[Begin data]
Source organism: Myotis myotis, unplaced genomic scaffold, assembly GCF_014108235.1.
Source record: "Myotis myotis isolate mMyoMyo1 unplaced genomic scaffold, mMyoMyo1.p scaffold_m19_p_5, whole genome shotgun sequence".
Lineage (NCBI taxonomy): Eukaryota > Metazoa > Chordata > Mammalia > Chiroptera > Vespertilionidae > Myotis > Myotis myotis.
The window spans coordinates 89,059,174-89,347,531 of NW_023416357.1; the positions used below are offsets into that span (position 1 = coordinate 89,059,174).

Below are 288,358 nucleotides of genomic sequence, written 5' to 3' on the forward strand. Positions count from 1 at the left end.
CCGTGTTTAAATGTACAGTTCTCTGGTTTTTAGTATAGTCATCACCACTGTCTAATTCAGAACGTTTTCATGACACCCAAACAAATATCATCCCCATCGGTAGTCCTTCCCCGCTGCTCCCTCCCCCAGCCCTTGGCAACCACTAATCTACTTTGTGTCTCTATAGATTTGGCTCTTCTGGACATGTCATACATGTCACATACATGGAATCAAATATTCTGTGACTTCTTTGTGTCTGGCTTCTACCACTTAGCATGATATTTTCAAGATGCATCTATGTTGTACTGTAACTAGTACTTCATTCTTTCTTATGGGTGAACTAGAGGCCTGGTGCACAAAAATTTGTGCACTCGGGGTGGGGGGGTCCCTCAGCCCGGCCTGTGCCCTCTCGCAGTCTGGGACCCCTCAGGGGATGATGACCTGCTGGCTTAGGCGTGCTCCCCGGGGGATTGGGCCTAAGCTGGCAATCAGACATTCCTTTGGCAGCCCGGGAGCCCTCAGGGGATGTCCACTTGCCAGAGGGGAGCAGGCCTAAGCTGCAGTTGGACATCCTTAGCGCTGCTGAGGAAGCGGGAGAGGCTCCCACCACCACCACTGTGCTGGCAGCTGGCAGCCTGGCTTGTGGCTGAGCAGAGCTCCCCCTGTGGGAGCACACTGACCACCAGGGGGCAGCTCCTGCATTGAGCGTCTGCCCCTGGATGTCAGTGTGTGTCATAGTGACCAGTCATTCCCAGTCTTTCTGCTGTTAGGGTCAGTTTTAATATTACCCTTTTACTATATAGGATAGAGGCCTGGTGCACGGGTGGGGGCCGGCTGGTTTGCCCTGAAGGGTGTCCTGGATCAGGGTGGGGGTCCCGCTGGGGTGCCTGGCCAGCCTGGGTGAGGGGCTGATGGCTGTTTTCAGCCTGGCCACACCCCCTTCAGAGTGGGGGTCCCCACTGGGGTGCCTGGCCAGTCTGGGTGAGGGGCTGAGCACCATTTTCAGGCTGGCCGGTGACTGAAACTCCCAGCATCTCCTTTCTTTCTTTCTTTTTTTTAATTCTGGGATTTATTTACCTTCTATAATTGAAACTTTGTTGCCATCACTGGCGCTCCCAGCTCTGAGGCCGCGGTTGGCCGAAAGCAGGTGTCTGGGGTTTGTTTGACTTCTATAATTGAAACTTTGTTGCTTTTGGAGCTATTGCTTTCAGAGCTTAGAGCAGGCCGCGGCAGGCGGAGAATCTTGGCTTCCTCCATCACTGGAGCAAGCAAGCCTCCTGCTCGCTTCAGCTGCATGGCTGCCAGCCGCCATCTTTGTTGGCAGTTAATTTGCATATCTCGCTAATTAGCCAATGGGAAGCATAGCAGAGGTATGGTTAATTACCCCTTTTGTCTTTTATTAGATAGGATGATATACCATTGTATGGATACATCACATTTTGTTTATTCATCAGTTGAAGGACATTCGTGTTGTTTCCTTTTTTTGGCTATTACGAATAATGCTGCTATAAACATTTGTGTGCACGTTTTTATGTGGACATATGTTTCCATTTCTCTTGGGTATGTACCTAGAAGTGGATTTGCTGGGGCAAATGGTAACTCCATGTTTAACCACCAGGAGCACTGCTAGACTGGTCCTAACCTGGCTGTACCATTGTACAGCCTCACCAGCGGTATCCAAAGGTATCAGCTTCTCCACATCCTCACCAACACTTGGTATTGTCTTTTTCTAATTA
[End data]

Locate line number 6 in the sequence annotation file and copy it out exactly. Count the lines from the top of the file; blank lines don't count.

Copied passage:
CCGTGTTTAAATGTACAGTTCTCTGGTTTTTAGTATAGTCATCACCACTGTCTAATTCAGAACGTTTTCATGACACCCAAACAAATATCATCCCCATCGGTAGTCCTTCCCCGCTGCTCCCTCCCCCAGCCCTTGGCAACCACTAATCTACTTTGTGTCTCTATAGATTTGGCTCTTCTGGACATGTCATACATGTCACATACATGGAATCAAATATTCTGTGACTTCTTTGTGTCTGGCTTCTACCACTTAGCATGATATTTTCAAGATGCATCTATGTTGTACTGTAACTAGTACTTCATTCTTTCTTATGGGTGAACTAGAGGCCTGGTGCACAAAAATTTGTGCACTCGGGGTGGGGGGGTCCCTCAGCCCGGCCTGTGCCCTCTCGCAGTCTGGGACCCCTCAGGGGATGATGACCTGCTGGCTTAGGCGTGCTCCCCGGGGGATTGGGCCTAAGCTGGCAATCAGACATTCCTTTGGCAGCCCGGGAGCCCTCAGGGGATGTCCACTTGCCAGAGGGGAGCAGGCCTAAGCTGCAGTTGGACATCCTTAGCGCTGCTGAGGAAGCGGGAGAGGCTCCCACCACCACCACTGTGCTGGCAGCTGGCAGCCTGGCTTGTGGCTGAGCAGAGCTCCCCCTGTGGGAGCACACTGACCACCAGGGGGCAGCTCCTGCATTGAGCGTCTGCCCCTGGATGTCAGTGTGTGTCATAGTGACCAGTCATTCCCAGTCTTTCTGCTGTTAGGGTCAGTTTTAATATTACCCTTTTACTATATAGGATAGAGGCCTGGTGCACGGGTGGGGGCCGGCTGGTTTGCCCTGAAGGGTGTCCTGGATCAGGGTGGGGGTCCCGCTGGGGTGCCTGGCCAGCCTGGGTGAGGGGCTGATGGCTGTTTTCAGCCTGGCCACACCCCCTTCAGAGTGGGGGTCCCCACTGGGGTGCCTGGCCAGTCTGGGTGAGGGGCTGAGCACCATTTTCAGGCTGGCCGGTGACTGAAACTCCCAGCATCTCCTTTCTTTCTTTCTTTTTTTTAATTCTGGGATTTATTTACCTTCTATAATTGAAACTTTGTTGCCATCACTGGCGCTCCCAGCTCTGAGGCCGCGGTTGGCCGAAAGCAGGTGTCTGGGGTTTGTTTGACTTCTATAATTGAAACTTTGTTGCTTTTGGAGCTATTGCTTTCAGAGCTTAGAGCAGGCCGCGGCAGGCGGAGAATCTTGGCTTCCTCCATCACTGGAGCAAGCAAGCCTCCTGCTCGCTTCAGCTGCATGGCTGCCAGCCGCCATCTTTGTTGGCAGTTAATTTGCATATCTCGCTAATTAGCCAATGGGAAGCATAGCAGAGGTATGGTTAATTACCCCTTTTGTCTTTTATTAGATAGGATGATATACCATTGTATGGATACATCACATTTTGTTTATTCATCAGTTGAAGGACATTCGTGTTGTTTCCTTTTTTTGGCTATTACGAATAATGCTGCTATAAACATTTGTGTGCACGTTTTTATGTGGACATATGTTTCCATTTCTCTTGGGTATGTACCTAGAAGTGGATTTGCTGGGGCAAATGGTAACTCCATGTTTAACCACCAGGAGCACTGCTAGACTGGTCCTAACCTGGCTGTACCATTGTACAGCCTCACCAGCGGTATCCAAAGGTATCAGCTTCTCCACATCCTCACCAACACTTGGTATTGTCTTTTTCTAATTA